ChAPTER 33 -- Part 8: Descent into the Abyss: World War I
He combined the career of an educated lawyer with the attributes of a traditional Hindu guru.
The former had developed a deep understanding of the strengths and weaknesses of Mohandas Gandhi's followers and the British colonizers, as a result of his exposure to the world beyond India.
It was possible for Gandhi to build up a strong following among middle-class, colonized world and in the united Western educated Indians because of his legendary skill in negotiat in India.
Gaining mass support from peasants and laborers was dependent on the image of a traditional mystic and guru projected.
When Gandhi was on tour, many ordinary Indians would walk for miles.
In order to honor a saint, many did so.
Gandhi's popularity gave him more power among nationalist politicians.
The latter were aware of the leverage he gave to them in their battles with the British overlords.
During the 1920s and 1930s, nationalist protest surged in India under Gandhi's leadership.
The emergence of nationalism in Egypt preceded European conquest and domination in the Middle East.
The British occupation of Egypt in 1882 was the result of risings touched off by the mutiny of Ahmad Arabi and other Egyptian officers.
British occupation meant double colonization for the Egyptian people by the Turkish khedives and their British advisors.
Among the biggest gainers were the latter.
Unfettered by legal restrictions, the ayan greedily amassed ever-larger estates by turning smallholder owners into landless tenants and laborers.
Despite promises their wealth grew, the contrast between the landlords' estate houses and the Arab peoples who supported them in the war to let them thatch and mud-walled villages became decide their own postwar political fate.
Most of the Middle East was divided into new colonial enclaves by the French, and the classes spent most of their time in the fashionable districts of Cairo.
Their estates were run by hired man agers, who were not much more than rent collectors.
The Consul-General in khedival Egypt was left mostly to the middle class because of the regime's close ties to the British overlords.
The push for this relatively new and small social class had been growing in numbers and influence since the middle of the 19th century, mainly due to the economic reforms that reduced but towns in the Nile Delta.
Class of prosperous rural ayan families built their following among the urban middle classes.
In contrast to India, where business and professional urban lawyers dominated in the nationalist leadership, journalists in Egypt led the way.
The British were attacked by Egyptian writers for their monopolization of well paying positions in the Egyptian bureaucracy.
The Egyptians argued that these could have been filled by university-educated Egyptians.
The first nationalist party was formed in the 1890s.
In contrast to India, where the Congress party dominated the nationalist movement from the beginning, a variety of rival parties existed in Egypt.
The great majority of the Egyptians were uneducated, poorly paid, and largely ignored by urban laborers and rural farmers, despite the fact that there were three main alternatives by 1907.
The river where the wife of prayer leader of Egyptian subjects lived exemplified the arrogance displayed by most of the European colonizers.
The Egyptian protest movement was undermined by the excessive British response to the Dinshawai incident, which resulted in only limited numbers of army officers hunting pigeons.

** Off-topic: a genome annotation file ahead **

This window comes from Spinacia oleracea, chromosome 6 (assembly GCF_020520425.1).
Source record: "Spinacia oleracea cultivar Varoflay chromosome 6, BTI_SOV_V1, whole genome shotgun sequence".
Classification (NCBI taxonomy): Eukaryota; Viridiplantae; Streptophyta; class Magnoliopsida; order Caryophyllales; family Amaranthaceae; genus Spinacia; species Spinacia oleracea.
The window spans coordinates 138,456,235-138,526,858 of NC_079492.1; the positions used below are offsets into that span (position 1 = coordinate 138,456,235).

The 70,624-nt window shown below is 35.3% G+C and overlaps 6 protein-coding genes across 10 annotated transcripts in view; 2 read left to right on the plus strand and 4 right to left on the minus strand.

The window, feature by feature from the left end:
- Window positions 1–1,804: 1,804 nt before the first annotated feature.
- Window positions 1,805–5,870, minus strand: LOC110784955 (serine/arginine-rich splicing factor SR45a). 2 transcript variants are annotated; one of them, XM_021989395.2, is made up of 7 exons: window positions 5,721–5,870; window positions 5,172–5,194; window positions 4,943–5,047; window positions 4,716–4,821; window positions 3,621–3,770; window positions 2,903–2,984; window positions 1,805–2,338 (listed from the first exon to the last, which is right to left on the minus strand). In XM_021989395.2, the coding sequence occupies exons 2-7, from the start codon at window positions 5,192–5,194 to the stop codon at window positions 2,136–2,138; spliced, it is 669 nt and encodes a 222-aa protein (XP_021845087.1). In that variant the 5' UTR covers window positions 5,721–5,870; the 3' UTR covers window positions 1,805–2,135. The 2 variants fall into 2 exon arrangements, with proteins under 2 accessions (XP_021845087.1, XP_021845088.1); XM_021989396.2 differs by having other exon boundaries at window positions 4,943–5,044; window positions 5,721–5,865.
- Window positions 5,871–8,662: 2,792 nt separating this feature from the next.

The British used to turn the hunting of the pigeons of selected villages into a holiday pastime.
The wife of the prayer leader of the local mosque was accidentally shot by a party of British officers who were hunting pigeons.
The angry villagers mobbed the greatly outnumbered shooting party, which in panic fired on the villagers.
The villagers and the British soldiers were killed in the fighting.
Four villagers were hung by the British for the death of one of the officers.
The building of the scaffolding was captured in a photo.
Other villagers connected to the incident were ordered by the British to be publicly flogged or sentenced to varying terms of hard labor.
The Egyptian press and national ist parties protested the British reprisals.
The construction of the gallows that were used to hang the four British was not acceptable to the peasants who were executed in reprisal for the attacks on British soldiers.
The colonizers tend to overreact to any protests for an end to Egypt's occupation.
More than anything else, the incident at Dinshawai had galvanized support for popular protest across the communal and social boundaries that had so long divided the peoples of Egypt.
The British were intimidated by the rising tide of Egyptian nationalism to grant a constitution and representation in a parliament indirectly by the men of wealth and influence.
World War I and the British declaration of martial law ended nationalist unrest.
In Egypt, the war unleashed forces that could not be stopped and that will lead to the revival of the drive for independence with even greater strength than before.
In the years after World War I, resistance to European domination spread to much of the rest of the Middle East.
The Turks shared in their defeat after siding with the Central Powers.
Britain and France carved up the Arab parts of the Ottoman empire that had rebelled against the Young Turk regime during the war.
The Turkish rump of the empire around Istanbul and in the Asia Minor were attacked by Italy and Greece with the intent of sparking a partition of these areas.
During the war years, he was from the Turkish officer corps.
Kemal, leader of the Turkish republic, drove back the Greek armies intent on colonizing the Turkish homeland.